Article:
I am just getting into printing and would like some direction on my current project. I am building a display cube, and I would like to have an LED light on both the left and right sides. The battery pack/power would come up from the bottom.

I am using freeCad as my design tool. My initial thought would be to create a pocket where the LEDs will be at and then create holes leading back to the bottom. That seems like the logical solution.

Another option I had was to create channels on the inside of the square and run my cables through those. However, this will make the cables visible, and also show the channels.

My final option would be to hollow out the insides with a little bit left for the surfaces.

With all of these options, I can see pros and cons, so that is why I am looking for a little guidance.

  • 2
    $\begingroup$ Hi and welcome. Could you list the pros and cons that you know of, for each method, so that we don't suggest pros and cons that you have already thought of. $\endgroup$
    – Greenonline
    Commented Feb 27, 2023 at 9:36
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    $\begingroup$ Can you post an image of your design so we can picture this better? $\endgroup$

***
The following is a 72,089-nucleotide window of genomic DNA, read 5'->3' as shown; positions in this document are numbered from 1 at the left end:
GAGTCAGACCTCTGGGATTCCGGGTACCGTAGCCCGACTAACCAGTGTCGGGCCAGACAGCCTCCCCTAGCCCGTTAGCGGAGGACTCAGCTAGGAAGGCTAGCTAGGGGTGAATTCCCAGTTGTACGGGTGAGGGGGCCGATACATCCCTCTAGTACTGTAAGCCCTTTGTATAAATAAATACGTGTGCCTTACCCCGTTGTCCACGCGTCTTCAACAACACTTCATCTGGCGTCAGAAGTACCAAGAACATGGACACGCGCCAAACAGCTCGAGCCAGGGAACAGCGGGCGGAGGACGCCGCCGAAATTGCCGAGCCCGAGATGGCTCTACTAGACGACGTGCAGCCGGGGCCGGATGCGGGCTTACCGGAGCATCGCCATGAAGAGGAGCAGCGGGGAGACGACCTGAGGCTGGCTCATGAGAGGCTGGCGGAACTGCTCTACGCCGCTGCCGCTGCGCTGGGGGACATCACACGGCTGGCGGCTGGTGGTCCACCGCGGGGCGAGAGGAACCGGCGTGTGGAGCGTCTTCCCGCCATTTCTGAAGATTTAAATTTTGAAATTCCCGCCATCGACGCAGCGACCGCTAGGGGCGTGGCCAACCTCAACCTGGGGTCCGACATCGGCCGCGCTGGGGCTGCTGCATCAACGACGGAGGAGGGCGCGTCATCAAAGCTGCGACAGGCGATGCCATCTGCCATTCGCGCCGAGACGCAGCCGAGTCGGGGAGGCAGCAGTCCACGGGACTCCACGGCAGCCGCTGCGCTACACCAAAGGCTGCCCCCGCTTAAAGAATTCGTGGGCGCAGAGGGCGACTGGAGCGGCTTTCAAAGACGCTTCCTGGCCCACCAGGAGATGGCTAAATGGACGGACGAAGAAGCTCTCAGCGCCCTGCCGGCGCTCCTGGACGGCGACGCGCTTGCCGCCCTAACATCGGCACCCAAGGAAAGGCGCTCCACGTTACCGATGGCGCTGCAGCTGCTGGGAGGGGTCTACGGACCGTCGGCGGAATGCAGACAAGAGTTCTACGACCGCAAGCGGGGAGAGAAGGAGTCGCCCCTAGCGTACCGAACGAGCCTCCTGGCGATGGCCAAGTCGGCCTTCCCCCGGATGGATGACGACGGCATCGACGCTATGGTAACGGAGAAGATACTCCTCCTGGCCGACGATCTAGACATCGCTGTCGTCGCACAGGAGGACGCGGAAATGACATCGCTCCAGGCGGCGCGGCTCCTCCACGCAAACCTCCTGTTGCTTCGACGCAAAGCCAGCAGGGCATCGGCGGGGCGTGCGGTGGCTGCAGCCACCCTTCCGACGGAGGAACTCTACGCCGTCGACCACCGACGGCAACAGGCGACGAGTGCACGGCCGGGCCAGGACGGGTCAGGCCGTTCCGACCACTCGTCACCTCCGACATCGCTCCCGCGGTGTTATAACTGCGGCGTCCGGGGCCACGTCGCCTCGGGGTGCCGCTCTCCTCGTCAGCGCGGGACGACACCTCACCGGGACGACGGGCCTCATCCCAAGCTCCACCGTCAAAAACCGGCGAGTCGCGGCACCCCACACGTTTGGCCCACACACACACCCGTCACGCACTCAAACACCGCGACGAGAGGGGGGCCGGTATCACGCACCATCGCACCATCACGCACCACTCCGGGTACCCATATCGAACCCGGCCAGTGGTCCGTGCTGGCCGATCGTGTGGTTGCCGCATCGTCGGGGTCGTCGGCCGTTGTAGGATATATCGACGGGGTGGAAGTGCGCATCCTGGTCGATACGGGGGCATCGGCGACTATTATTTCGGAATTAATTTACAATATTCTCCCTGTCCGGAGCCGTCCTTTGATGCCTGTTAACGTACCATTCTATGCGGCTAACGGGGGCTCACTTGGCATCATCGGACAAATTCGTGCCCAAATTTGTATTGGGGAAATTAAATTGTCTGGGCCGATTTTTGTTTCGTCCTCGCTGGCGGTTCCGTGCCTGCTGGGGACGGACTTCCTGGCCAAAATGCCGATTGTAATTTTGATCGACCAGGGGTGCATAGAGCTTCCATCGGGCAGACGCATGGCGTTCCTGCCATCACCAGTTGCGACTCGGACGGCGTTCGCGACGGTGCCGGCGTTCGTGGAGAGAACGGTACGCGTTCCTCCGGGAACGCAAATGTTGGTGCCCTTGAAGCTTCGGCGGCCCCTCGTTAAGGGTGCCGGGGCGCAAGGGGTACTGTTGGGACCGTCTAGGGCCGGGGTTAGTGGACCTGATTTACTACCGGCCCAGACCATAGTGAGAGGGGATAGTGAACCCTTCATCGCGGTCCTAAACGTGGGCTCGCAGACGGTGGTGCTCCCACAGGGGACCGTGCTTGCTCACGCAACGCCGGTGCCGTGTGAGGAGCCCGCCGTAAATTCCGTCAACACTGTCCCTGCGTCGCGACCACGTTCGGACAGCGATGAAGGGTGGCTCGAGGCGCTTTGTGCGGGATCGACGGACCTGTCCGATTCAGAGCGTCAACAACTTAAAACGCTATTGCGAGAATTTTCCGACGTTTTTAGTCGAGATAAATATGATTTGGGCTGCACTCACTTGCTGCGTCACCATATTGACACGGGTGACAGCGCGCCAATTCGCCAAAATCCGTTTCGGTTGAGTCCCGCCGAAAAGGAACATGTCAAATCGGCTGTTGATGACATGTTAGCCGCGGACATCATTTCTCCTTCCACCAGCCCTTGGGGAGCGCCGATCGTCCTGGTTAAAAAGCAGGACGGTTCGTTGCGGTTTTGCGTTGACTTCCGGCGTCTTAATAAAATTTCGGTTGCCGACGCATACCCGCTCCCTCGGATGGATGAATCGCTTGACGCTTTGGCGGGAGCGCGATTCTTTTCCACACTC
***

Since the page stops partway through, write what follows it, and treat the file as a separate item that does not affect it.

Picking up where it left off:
– LarryBud
    Commented Mar 30, 2023 at 18:15

3 Answers 3


The best option probably, is to embed everything in the cube seamlessly. It's one of techniques only possible with 3D printing.

Prepare the cube normally with pockets where the battery, wires and LEDs are to go, with all the "special" geometry hidden within, nothing poking out through the skin (albeit you will need some way to toggle it or charge the battery... wireless charge, capacitative switch?). Make sure the project has a point (or - less desirably - a couple of them) where at certain height all of the "foreign objects" are below the current height, but all the channels and sockets that hold them are still exposed/accessible from above (as viewed from the print orientation).

Then in your slicer use the "Pause at height" option. It's different in different slicers - I'll provide a tutorial for Cura.

  • Load the STL. Slice and preview. Use the slider on the right to find the layer number which will still expose everything below (with possibly 1-2 layers of margin above, as sometimes the resulting pause point is off by that much). In the example, the layer# is 140. The sockets for LEDs are already closed on top, so the LEDs won't stick above the print level, so this is about the correct height.

Project sliced and height in preview adjusted to desired point

  • Select Extensions > Post-processing > Modify G-Code.

Modify G-Code menu option

  • Add script > Pause at Height. Change "Pause at" to "Layer number" and enter the layer at which you want the print to stop, so you could load up all the electronics (or first part of it, if you want multiple pauses). Usually this is all that's needed, but if you see options you want to tweak, now's the time. Press Close.

Modify G-Code UI

  • Slice again (this time to produce Gcode with the pause command), and start the print normally.